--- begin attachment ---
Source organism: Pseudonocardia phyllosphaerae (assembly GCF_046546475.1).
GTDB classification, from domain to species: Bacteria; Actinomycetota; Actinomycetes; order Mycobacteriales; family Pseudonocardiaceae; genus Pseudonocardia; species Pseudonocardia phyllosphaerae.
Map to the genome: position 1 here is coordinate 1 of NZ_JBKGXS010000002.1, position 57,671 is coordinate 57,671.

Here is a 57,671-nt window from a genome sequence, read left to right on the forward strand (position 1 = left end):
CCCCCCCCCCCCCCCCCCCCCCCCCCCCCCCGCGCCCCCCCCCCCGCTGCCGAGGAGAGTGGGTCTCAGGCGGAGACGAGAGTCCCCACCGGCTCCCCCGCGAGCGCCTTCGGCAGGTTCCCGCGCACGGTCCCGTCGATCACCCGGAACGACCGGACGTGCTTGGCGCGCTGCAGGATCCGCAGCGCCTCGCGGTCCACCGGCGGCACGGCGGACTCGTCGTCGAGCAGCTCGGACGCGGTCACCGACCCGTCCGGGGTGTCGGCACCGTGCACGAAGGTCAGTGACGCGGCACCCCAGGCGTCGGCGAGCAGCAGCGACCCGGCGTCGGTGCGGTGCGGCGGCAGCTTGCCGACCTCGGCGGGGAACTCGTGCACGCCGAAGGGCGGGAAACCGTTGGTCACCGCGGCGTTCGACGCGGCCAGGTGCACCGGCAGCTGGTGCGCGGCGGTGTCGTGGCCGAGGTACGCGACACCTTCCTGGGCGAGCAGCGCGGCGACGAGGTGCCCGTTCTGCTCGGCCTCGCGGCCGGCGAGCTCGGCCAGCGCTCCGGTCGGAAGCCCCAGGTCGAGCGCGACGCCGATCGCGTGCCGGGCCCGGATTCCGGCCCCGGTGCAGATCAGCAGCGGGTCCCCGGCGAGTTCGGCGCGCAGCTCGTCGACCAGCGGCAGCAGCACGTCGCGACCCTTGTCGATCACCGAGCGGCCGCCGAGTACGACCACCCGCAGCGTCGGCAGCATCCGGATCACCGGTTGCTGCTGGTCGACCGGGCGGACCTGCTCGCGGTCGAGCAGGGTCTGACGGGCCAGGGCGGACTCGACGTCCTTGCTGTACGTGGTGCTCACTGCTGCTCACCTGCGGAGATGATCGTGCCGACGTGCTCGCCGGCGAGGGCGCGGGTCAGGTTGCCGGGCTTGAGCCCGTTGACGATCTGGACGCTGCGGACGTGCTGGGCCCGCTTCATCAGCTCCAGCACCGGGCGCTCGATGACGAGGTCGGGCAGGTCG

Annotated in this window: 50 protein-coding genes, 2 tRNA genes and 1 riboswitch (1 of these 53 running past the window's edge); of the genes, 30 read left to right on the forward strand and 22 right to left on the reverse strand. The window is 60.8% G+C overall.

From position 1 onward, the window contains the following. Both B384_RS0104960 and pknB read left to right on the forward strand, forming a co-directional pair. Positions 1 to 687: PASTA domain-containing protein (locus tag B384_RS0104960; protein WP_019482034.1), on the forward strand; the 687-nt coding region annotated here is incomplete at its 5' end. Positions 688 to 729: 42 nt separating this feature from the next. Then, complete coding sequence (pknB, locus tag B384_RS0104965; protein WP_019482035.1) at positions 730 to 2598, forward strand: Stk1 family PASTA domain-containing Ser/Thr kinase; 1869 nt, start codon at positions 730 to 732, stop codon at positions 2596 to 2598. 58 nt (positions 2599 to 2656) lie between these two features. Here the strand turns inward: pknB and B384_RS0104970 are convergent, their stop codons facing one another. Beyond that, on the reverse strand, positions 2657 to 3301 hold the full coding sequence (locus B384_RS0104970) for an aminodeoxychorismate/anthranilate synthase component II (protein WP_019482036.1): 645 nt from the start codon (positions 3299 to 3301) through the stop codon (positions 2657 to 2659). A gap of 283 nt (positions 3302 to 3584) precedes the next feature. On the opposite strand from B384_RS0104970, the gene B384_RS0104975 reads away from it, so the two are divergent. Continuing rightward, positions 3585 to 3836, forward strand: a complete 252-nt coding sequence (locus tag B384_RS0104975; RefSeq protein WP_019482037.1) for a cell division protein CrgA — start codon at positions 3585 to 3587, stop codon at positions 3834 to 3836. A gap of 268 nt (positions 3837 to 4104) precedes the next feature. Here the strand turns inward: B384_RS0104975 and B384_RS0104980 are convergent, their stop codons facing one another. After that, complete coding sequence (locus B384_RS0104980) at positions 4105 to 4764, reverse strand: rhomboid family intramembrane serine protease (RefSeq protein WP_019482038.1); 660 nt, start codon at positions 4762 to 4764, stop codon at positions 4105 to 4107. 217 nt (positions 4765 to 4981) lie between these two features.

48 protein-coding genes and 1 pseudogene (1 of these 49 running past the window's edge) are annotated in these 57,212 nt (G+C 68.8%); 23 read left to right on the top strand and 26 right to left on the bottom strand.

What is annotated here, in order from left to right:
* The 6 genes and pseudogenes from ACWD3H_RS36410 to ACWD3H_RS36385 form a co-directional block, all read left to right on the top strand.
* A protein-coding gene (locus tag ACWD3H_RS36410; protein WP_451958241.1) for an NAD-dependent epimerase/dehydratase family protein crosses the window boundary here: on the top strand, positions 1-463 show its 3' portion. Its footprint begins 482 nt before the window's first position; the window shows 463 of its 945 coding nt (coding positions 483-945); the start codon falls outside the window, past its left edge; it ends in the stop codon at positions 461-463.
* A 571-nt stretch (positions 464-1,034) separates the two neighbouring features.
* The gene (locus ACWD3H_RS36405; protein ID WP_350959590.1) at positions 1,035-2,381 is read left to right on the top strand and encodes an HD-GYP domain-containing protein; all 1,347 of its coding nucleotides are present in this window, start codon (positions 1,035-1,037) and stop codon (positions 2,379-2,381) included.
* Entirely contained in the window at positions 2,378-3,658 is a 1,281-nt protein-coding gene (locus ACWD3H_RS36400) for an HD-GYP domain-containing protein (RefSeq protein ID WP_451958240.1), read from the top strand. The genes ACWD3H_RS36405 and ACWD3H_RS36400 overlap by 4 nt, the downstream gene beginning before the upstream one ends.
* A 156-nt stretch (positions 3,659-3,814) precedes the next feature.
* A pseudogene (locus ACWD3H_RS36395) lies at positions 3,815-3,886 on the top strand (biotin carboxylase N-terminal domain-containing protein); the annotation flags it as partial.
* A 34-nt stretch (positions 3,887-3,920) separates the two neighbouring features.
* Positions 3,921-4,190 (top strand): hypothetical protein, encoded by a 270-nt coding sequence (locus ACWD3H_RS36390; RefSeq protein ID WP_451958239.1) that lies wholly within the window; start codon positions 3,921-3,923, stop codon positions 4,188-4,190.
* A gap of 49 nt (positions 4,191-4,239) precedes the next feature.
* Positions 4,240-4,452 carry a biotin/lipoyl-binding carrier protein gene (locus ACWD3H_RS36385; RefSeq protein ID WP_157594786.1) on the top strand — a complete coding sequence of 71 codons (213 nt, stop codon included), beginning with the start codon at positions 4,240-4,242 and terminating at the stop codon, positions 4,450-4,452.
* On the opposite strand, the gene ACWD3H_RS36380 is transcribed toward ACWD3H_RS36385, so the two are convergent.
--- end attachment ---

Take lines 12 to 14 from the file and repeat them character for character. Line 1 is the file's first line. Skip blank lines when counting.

* A 571-nt stretch (positions 464-1,034) separates the two neighbouring features.
* The gene (locus ACWD3H_RS36405; protein ID WP_350959590.1) at positions 1,035-2,381 is read left to right on the top strand and encodes an HD-GYP domain-containing protein; all 1,347 of its coding nucleotides are present in this window, start codon (positions 1,035-1,037) and stop codon (positions 2,379-2,381) included.
* Entirely contained in the window at positions 2,378-3,658 is a 1,281-nt protein-coding gene (locus ACWD3H_RS36400) for an HD-GYP domain-containing protein (RefSeq protein ID WP_451958240.1), read from the top strand. The genes ACWD3H_RS36405 and ACWD3H_RS36400 overlap by 4 nt, the downstream gene beginning before the upstream one ends.